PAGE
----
Presentation on theme: "Commissioning the PHENIX RPC Forward Trigger Upgrade Michael Daugherity Abilene Christian University for the PHENIX Collaboration."— Presentation transcript:
Commissioning the PHENIX RPC Forward Trigger Upgrade Michael Daugherity Abilene Christian University for the PHENIX Collaboration
Physics Motivation Sources of proton spin: ΔΣ: quark contribution valence quarks, well-known (but surprisingly small) sea quark contribution has large uncertainties ΔG: gluon contribution being studied, likely to be small DOE Frontier of Nuclear Science L Z : Orbital angular momentum, largely unknown
Physics Motivation W-boson production gives nice access to anti-quark distributions in the proton. 3 A polarized proton experiment is sensitive to the polarization of the sea quarks A very precise and clean measurement, both theoretically and experimentally. A “cornerstone” of the RHIC spin program and a DOE milestone for 2013.
Detecting Forward W’s We take advantage of PHENIX’s muon arms to look for W decays in the forward/backward region: – compliments PHENIX and STAR W analyses at mid-rapidity using electron/positron decay channel 4 W MuID New trigger Challenges in detecting W’s Cross-section x Luminosity give us an expected interaction rate of 9.6 MHz DAQ bandwidth for muon arm is 1-2 KHz Need a rejection power of ~ 10,000 We need a new high-p t muon trigger to reduce backgrounds in W signal and maximize data-taking rate. Current muon trigger provides p t >2 GeV/c background
Resistive Plate Chambers Use established CMS designs of resistive plate chambers to provide a large area, fast, and efficient high-p t muon trigger 5 Time resolution 3 ns Average cluster size~ cm Efficiency 95% Rate capability0.5 kHz/cm 2 Cathode Anode x = 2mm -10 kV 0 kV W-trigger requirements All requirements are exceeded with RPC detectors
Forward Upgrade Overview 6 RPC3 (2010) RPC1 (2011) Hadron Absorber (2010) MuTRG (2008) MuTRG (2009) 2008/2009 – Muon Trigger FEE upgrade RPC3 (2009) 2009 – RPC Station 3 North installed 2010 – Install RPC Station 3 South and hadron absorber 2011 – RPC Station 1 planned install
RPC Station 3 North 7 RPC3 Frame at UIUC RPC3N installation completed (2009) RPC stations consist of 16 half- octants of three modules each
Commissioning RPC3N After Run 10 we sampled cosmic rays to study high momentum tracks in the RPC3N Each station has (3 modules)*(64 channels/module)*(16 half- octants) = 3,072 channels to evaluate and monitor 8 Healthy half-octant module Hit rate (Hz/cm 2 ) uninstrumented channels Half-octant with dead and hot channels Entire Station 3N Overall good detector performance, some issues with gas distribution leading to loss of HV, some dead or noisy channels to address.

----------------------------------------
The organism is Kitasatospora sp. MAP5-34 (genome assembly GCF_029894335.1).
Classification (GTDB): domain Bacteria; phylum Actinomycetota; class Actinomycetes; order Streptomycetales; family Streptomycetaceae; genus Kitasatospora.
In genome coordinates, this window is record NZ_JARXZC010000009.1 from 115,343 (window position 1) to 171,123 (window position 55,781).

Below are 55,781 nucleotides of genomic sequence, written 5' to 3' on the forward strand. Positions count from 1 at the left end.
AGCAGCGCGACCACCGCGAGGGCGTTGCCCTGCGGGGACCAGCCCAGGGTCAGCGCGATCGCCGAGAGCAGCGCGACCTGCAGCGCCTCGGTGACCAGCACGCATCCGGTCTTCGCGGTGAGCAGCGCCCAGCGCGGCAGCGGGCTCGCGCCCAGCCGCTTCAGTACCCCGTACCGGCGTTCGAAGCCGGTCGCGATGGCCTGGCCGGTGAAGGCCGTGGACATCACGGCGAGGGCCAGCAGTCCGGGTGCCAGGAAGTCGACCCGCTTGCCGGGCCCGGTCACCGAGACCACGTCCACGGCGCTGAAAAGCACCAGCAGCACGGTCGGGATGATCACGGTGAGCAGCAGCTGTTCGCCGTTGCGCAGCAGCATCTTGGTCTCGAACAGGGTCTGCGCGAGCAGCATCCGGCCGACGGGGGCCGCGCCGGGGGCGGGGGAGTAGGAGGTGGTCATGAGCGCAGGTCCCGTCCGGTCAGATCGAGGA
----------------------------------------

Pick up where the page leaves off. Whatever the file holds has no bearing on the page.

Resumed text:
RPC Station 3 South 9 Completed on Sep. 22 Installation completed about 6 weeks ago, and is being cabled as we speak. (Each station requires ~ 2 km of signal cable) Significant effort underway to integrate this station for Run 11.
Hadron Absorber 10 North Hadron Absorber Hadron (π or K) decaying to muon can produce a fake high-p t track 35 cm of stainless steel (2 interaction lengths) significantly reduces background Trade-off between our backgrounds and degrading other signals (e.g. J/ψ) Absorber severely constrains space for station 1 RPC’s
RPC Station 1 Prototype With absorbers in place, we have final measurements for station 1 prototypes Difficult balance between maximizing acceptance and leaving enough room for signal cables, HV/LV, gas, etc. On schedule to be constructed and installed for Run 12 11 RPC Station 1 Station 1 Prototype
Conclusions The W measurements are a cornerstone of the RHIC Spin program and an important component of the 500 GeV polarized proton collisions in the next few runs The Forward Trigger Upgrade is preparing PHENIX to make these important measurements 12 Abilene Christian University University of California, Riverside CIAE, Beijing University of Colorado, Boulder Columbia University and Nevis Laboratory Georgia State University University of Illinois, Urbana Iowa State University KEK Korea University Kyoto University Los Alamos National Laboratory Muhlenberg College University of New Mexico Peking University, Beijing RIKEN Brookhaven Research Center RIKEN Rikkyo University special thanks to the Forward Trigger Upgrade Collaboration